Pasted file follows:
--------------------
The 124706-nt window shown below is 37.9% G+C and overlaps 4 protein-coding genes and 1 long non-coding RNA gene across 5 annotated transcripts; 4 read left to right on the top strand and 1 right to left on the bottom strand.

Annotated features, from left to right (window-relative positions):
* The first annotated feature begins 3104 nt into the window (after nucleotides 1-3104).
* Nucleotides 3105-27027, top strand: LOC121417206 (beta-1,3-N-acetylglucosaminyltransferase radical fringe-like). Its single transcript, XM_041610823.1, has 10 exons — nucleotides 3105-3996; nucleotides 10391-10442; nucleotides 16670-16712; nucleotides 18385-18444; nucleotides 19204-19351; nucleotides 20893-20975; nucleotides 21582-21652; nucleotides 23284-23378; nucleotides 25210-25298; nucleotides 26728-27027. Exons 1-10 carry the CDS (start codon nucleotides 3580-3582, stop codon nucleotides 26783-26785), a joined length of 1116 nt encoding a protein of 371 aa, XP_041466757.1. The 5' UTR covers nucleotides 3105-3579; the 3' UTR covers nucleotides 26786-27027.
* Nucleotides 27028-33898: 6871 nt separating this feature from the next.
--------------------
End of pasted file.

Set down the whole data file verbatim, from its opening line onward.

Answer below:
The 124706-nt window shown below is 37.9% G+C and overlaps 4 protein-coding genes and 1 long non-coding RNA gene across 5 annotated transcripts; 4 read left to right on the top strand and 1 right to left on the bottom strand.

Annotated features, from left to right (window-relative positions):
* The first annotated feature begins 3104 nt into the window (after nucleotides 1-3104).
* Nucleotides 3105-27027, top strand: LOC121417206 (beta-1,3-N-acetylglucosaminyltransferase radical fringe-like). Its single transcript, XM_041610823.1, has 10 exons — nucleotides 3105-3996; nucleotides 10391-10442; nucleotides 16670-16712; nucleotides 18385-18444; nucleotides 19204-19351; nucleotides 20893-20975; nucleotides 21582-21652; nucleotides 23284-23378; nucleotides 25210-25298; nucleotides 26728-27027. Exons 1-10 carry the CDS (start codon nucleotides 3580-3582, stop codon nucleotides 26783-26785), a joined length of 1116 nt encoding a protein of 371 aa, XP_041466757.1. The 5' UTR covers nucleotides 3105-3579; the 3' UTR covers nucleotides 26786-27027.
* Nucleotides 27028-33898: 6871 nt separating this feature from the next.